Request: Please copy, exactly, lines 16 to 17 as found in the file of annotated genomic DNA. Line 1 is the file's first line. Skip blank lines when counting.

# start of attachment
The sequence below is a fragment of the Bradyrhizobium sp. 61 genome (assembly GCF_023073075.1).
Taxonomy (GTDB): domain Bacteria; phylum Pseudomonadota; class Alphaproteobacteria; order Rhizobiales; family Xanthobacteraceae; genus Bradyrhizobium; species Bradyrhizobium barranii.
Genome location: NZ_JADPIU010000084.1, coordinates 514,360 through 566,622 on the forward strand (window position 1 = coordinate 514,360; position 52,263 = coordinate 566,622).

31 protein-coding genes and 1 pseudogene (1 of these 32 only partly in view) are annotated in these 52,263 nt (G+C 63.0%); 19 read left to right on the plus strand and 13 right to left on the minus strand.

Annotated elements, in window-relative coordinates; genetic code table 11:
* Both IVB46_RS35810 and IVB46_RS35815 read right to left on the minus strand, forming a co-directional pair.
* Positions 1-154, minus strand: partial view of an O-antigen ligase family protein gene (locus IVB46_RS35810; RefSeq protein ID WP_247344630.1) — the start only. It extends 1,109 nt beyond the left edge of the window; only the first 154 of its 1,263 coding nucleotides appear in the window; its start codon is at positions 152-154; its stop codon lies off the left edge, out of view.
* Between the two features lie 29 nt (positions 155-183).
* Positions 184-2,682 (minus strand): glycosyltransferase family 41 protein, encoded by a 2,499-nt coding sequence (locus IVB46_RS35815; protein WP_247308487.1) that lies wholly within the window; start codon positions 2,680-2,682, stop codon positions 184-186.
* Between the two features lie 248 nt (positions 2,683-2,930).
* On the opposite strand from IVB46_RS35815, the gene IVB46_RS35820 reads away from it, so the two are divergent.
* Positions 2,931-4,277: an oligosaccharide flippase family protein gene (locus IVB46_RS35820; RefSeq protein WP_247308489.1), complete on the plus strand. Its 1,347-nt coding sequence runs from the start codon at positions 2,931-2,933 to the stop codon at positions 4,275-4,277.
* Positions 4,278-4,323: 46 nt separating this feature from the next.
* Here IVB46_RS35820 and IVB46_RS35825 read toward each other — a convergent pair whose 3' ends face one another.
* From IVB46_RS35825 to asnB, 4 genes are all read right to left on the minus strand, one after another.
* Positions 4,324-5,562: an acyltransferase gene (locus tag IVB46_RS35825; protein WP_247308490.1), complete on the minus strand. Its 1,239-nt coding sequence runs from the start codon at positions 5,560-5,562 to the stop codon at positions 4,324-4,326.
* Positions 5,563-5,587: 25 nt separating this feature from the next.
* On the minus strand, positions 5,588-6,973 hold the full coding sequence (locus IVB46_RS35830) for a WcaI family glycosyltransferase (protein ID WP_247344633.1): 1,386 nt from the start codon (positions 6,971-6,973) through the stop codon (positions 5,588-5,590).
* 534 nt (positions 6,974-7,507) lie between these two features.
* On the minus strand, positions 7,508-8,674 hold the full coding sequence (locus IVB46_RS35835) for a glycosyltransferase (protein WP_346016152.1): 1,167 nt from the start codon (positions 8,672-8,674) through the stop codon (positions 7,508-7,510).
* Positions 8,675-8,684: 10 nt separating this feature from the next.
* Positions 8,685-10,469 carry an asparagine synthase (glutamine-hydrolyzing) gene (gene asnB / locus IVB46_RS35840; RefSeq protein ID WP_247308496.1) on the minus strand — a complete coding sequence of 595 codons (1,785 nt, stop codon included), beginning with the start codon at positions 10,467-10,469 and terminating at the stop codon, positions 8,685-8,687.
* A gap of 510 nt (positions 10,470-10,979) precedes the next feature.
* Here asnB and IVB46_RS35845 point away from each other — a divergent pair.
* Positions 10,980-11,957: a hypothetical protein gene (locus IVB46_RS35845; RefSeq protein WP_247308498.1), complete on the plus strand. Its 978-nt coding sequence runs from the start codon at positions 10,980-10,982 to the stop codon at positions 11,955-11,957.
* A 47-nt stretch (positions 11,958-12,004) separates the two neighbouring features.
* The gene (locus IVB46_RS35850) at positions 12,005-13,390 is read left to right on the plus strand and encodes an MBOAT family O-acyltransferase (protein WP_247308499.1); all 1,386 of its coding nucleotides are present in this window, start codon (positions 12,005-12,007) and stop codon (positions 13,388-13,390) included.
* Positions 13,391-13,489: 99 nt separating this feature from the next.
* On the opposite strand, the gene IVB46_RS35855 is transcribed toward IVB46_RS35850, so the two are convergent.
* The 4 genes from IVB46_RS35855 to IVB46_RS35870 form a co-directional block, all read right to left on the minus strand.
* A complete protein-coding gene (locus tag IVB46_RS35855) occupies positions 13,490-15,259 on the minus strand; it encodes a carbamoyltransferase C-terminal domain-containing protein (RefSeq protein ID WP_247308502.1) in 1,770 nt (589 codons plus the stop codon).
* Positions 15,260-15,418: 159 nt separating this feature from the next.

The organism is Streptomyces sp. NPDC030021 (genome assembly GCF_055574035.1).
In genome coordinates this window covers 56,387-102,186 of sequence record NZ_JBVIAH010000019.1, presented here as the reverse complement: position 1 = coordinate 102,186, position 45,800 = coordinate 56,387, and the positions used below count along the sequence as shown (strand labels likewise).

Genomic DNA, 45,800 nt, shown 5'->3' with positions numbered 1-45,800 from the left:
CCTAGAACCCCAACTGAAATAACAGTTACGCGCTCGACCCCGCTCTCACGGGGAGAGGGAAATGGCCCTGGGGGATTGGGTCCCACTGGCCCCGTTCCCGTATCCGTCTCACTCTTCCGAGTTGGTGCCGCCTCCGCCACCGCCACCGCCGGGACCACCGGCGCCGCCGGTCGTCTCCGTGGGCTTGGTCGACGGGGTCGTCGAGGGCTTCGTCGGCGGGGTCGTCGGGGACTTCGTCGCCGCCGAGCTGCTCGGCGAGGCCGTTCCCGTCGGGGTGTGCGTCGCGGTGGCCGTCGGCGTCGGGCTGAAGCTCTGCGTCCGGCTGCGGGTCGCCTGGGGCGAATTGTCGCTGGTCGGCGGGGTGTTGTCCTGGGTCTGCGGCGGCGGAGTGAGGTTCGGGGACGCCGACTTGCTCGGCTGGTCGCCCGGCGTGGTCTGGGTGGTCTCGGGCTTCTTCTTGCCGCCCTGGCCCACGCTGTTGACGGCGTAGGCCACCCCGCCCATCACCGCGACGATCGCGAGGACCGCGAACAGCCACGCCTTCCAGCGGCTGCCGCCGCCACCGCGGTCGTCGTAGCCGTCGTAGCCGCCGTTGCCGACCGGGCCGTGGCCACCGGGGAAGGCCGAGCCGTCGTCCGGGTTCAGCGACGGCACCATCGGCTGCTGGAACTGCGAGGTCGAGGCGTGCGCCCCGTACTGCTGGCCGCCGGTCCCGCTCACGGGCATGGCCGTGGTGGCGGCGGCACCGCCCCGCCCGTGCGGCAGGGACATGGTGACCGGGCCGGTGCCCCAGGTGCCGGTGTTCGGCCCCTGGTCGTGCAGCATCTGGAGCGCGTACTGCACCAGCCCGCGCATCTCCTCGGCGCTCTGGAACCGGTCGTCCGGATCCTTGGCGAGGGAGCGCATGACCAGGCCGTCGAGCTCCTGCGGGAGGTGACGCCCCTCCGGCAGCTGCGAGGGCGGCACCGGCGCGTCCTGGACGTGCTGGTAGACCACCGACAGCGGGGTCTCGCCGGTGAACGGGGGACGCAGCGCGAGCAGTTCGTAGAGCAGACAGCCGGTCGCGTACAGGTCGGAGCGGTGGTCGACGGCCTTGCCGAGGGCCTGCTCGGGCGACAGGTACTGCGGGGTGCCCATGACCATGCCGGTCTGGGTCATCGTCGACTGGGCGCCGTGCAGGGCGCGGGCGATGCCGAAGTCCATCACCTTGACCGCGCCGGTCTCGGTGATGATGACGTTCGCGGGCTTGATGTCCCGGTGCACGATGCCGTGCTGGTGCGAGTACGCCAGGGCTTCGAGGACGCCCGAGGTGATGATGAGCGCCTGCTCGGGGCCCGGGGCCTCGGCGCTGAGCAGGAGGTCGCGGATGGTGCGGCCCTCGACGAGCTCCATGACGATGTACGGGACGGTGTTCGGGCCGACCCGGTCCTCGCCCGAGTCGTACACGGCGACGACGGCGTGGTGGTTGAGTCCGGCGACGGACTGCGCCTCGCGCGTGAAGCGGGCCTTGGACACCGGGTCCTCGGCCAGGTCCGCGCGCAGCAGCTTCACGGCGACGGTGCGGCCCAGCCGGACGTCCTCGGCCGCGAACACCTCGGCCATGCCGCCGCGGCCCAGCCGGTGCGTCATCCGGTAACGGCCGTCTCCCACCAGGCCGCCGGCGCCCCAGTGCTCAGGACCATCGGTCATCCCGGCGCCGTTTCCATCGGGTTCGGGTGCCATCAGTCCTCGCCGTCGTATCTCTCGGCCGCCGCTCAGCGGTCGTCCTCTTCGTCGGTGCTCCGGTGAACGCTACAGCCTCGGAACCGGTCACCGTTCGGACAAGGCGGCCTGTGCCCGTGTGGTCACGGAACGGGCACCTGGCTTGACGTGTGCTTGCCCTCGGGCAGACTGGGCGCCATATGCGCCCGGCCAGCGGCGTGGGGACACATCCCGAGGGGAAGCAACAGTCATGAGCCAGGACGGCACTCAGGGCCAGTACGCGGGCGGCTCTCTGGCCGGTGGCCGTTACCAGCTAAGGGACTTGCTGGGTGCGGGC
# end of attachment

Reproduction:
* Positions 4,324-5,562: an acyltransferase gene (locus tag IVB46_RS35825; protein WP_247308490.1), complete on the minus strand. Its 1,239-nt coding sequence runs from the start codon at positions 5,560-5,562 to the stop codon at positions 4,324-4,326.
* Positions 5,563-5,587: 25 nt separating this feature from the next.